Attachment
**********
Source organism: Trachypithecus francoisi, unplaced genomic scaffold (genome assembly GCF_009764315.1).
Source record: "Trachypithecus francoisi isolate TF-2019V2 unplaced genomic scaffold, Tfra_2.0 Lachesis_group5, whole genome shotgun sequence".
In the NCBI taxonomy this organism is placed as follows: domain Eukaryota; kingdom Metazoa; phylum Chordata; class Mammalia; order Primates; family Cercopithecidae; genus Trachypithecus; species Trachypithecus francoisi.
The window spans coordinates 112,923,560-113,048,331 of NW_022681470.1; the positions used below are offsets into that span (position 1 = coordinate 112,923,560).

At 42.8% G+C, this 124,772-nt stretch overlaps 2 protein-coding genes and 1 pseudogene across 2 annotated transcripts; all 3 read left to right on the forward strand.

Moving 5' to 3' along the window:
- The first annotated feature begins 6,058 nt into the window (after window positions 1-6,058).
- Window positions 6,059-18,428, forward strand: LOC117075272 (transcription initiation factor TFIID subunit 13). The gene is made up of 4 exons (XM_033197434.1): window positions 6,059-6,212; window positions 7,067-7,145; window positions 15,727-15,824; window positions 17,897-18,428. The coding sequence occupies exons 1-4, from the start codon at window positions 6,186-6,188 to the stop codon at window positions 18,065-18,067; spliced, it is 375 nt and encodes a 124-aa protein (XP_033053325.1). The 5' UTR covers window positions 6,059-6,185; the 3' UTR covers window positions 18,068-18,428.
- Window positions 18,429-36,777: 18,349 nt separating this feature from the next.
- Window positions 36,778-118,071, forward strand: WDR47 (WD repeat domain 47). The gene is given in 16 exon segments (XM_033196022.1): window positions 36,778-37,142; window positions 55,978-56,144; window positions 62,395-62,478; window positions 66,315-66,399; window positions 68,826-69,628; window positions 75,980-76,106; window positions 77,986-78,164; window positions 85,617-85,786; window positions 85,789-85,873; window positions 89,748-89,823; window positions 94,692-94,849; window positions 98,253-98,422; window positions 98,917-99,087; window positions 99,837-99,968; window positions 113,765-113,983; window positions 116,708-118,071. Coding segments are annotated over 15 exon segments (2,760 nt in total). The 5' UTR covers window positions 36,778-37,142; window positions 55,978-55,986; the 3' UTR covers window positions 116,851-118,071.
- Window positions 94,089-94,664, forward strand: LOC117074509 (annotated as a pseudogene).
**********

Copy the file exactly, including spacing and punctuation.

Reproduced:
Source organism: Trachypithecus francoisi, unplaced genomic scaffold (genome assembly GCF_009764315.1).
Source record: "Trachypithecus francoisi isolate TF-2019V2 unplaced genomic scaffold, Tfra_2.0 Lachesis_group5, whole genome shotgun sequence".
In the NCBI taxonomy this organism is placed as follows: domain Eukaryota; kingdom Metazoa; phylum Chordata; class Mammalia; order Primates; family Cercopithecidae; genus Trachypithecus; species Trachypithecus francoisi.
The window spans coordinates 112,923,560-113,048,331 of NW_022681470.1; the positions used below are offsets into that span (position 1 = coordinate 112,923,560).

At 42.8% G+C, this 124,772-nt stretch overlaps 2 protein-coding genes and 1 pseudogene across 2 annotated transcripts; all 3 read left to right on the forward strand.

Moving 5' to 3' along the window:
- The first annotated feature begins 6,058 nt into the window (after window positions 1-6,058).
- Window positions 6,059-18,428, forward strand: LOC117075272 (transcription initiation factor TFIID subunit 13). The gene is made up of 4 exons (XM_033197434.1): window positions 6,059-6,212; window positions 7,067-7,145; window positions 15,727-15,824; window positions 17,897-18,428. The coding sequence occupies exons 1-4, from the start codon at window positions 6,186-6,188 to the stop codon at window positions 18,065-18,067; spliced, it is 375 nt and encodes a 124-aa protein (XP_033053325.1). The 5' UTR covers window positions 6,059-6,185; the 3' UTR covers window positions 18,068-18,428.
- Window positions 18,429-36,777: 18,349 nt separating this feature from the next.
- Window positions 36,778-118,071, forward strand: WDR47 (WD repeat domain 47). The gene is given in 16 exon segments (XM_033196022.1): window positions 36,778-37,142; window positions 55,978-56,144; window positions 62,395-62,478; window positions 66,315-66,399; window positions 68,826-69,628; window positions 75,980-76,106; window positions 77,986-78,164; window positions 85,617-85,786; window positions 85,789-85,873; window positions 89,748-89,823; window positions 94,692-94,849; window positions 98,253-98,422; window positions 98,917-99,087; window positions 99,837-99,968; window positions 113,765-113,983; window positions 116,708-118,071. Coding segments are annotated over 15 exon segments (2,760 nt in total). The 5' UTR covers window positions 36,778-37,142; window positions 55,978-55,986; the 3' UTR covers window positions 116,851-118,071.
- Window positions 94,089-94,664, forward strand: LOC117074509 (annotated as a pseudogene).